Hugh, citizen of the world: A son remembers his dad

It is with heavy heart that I confirm that my father, Hugh Ramapolo Masekela, has hung up his horn after a long battle with prostate cancer. It is difficult to comprehend that this moment is real.

To me, my father has always been both ageless and immortal. Of the countless shows I had the honour of watching my dad perform, each felt like the first, each felt brand new.

At the age of five he first introduced me to the late night halls of Manhattan’s The Village Gate and Mikell’s, where he would steal the hearts and souls of innocents with a musical story telling all his own — passionately and relentlessly transporting them to the farthest reaches of Africa with both voice and trumpet.

It was these moments, and his choosing to take me around the globe at any chance he got, that would come to shape my entire worldview.

As a product of the meticulously designed apartheid regime of 20th century South Africa, my father’s life was the definition of activism and resistance.


Despite the open arms of many countries, for 30 years he refused to take citizenship anywhere else on this earth. His belief was too strong that the pure evil of systematic racist oppression could and would be crushed. Instead he would continue to fight.

He was right.

To know Hugh Masekela was indeed to know that no matter class, creed, colour, religion or any other made-up distinctions, he stood with empathy and compassion, locked arm in arm with the distressed, displaced and downtrodden everywhere and anywhere on this planet.

He carried a deep belief in justice, freedom and equality for all people to the very end. He scoffed at the futile idea of borders defining humanity.

But it was his undying and childlike love for South Africa and the entire African continent — with its dizzying displays of natural beauty, music, art and culture —that mesmerised me more than anything.

He was beautifully obsessed with showcasing the endless magic and pageantry of African people to a Western-obsessed world.

After a recent trip to Tanzania caused me to share with my dad that my heart was full, he simply said this to me: “I can give you my heart to take in the overspill.”

Selema Masekela is Hugh Masekela’s firstborn child, an entertainer, musician and international sports broadcaster based in Los Angeles

Subscribe to the M&G

These are unprecedented times, and the role of media to tell and record the story of South Africa as it develops is more important than ever.

The Mail & Guardian is a proud news publisher with roots stretching back 35 years, and we’ve survived right from day one thanks to the support of readers who value fiercely independent journalism that is beholden to no-one. To help us continue for another 35 future years with the same proud values, please consider taking out a subscription.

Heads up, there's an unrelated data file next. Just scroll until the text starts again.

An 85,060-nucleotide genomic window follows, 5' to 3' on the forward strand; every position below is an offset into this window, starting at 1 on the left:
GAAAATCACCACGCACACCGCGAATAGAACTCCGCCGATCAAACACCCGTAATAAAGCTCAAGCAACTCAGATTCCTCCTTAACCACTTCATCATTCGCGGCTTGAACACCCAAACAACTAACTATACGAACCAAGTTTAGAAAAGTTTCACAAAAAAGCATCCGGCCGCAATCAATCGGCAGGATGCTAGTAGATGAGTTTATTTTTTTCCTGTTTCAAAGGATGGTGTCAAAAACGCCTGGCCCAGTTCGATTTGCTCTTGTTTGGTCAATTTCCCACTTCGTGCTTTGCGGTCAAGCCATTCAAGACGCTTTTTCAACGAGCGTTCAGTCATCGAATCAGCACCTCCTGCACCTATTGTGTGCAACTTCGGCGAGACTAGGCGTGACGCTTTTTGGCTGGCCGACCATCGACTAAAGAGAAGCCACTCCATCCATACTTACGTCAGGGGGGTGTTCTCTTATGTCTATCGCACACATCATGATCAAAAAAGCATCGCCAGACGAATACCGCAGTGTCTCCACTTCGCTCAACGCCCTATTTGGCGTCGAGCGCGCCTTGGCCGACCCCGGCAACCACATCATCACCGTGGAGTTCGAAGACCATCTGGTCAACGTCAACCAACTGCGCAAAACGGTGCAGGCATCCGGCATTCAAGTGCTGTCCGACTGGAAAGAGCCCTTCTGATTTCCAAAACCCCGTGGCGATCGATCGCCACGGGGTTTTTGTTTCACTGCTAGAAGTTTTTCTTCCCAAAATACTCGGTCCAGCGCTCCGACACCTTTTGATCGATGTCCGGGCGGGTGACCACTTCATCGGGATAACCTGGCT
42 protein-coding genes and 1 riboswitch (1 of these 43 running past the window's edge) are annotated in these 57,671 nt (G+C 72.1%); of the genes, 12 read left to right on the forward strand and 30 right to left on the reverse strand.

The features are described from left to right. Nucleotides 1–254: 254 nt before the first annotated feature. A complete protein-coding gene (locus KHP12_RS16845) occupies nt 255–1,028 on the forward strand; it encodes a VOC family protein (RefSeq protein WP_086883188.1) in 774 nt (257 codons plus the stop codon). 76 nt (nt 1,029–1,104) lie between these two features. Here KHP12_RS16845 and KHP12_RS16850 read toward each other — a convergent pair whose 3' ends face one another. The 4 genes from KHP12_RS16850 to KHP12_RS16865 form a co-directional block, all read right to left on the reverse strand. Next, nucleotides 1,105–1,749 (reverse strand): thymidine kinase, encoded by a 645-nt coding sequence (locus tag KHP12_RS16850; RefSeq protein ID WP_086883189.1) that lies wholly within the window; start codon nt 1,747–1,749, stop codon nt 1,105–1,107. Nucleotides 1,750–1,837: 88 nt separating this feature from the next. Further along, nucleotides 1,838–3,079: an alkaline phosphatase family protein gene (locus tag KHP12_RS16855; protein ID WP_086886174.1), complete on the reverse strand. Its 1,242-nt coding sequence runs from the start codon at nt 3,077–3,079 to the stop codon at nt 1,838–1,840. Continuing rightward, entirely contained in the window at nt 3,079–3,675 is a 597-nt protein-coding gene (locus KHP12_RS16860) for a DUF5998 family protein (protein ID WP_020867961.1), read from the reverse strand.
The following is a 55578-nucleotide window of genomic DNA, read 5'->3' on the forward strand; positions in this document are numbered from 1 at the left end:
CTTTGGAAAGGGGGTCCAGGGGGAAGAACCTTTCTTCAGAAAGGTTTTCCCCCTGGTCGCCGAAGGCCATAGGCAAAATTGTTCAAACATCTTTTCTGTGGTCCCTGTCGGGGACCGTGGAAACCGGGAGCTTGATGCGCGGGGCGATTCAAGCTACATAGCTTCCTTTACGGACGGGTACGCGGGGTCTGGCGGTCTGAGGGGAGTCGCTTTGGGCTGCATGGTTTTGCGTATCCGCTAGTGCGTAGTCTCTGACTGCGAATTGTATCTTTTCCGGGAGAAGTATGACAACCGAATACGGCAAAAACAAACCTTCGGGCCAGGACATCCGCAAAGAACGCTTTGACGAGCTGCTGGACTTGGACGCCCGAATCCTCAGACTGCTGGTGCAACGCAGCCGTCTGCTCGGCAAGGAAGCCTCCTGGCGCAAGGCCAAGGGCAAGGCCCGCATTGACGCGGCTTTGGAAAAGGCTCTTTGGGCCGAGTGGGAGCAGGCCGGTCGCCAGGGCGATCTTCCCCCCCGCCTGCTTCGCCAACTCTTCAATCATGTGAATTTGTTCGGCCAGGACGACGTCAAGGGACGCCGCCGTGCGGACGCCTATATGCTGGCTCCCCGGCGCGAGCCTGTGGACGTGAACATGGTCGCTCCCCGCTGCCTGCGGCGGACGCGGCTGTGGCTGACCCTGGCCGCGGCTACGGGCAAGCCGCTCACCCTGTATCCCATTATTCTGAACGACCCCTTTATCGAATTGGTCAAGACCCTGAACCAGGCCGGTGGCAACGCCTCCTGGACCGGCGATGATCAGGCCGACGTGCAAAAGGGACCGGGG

Related stories

The Portfolio: Naftali

Naftali has just released his debut single, ‘Kea Shwa’. He tells us a bit about his music-making journey.

Review: Thandi Ntuli’s double consciousness on ‘Live at Jazzwerkstatt’

Thandi Ntuli’s new album, ‘Live at Jazzwerkstatt’, is a radiant turn, with dark a darker meta-narrative

A place called home: Jazz and the new normal at the National Arts Festival

Several jazz offerings at the virtual festival focus on journeys and identity

Of drumming, Tony Allen, Charles Mungoshi and my cousin

Drummers have the power to allow Zimbabweans to commune with their ancestors, and none more so than those with elevated talent on the skins.

Billy Monama: stringing together South African guitar history

The guitarist’s book, Introduction to South African Guitar Style: Volume One is due to be published at the end of the year

Celebrating International Jazz Day at home

Here's a look back at how the annual International Jazz Day, now in its 9th year, has been celebrated across the world.
Advertising

Ingonyama Trust Board moves to retrench staff

More than 50 workers at the Ingonyama Trust Board have been issued section 189 notices

Tito needs the IMF, South Africa doesn’t

The IMF loan is given with false motivation — to provide political cover for entrenched neoliberalism and deep cuts in the public service

No proof of Covid-19 reinfection, yet

Some people report testing positive for Covid-19 after initially having the disease and then testing negative. Scientists are still trying to understand if this means that reinfection is possible
Advertising

press releases

Loading latest Press Releases…

The best local and international journalism

handpicked and in your inbox every weekday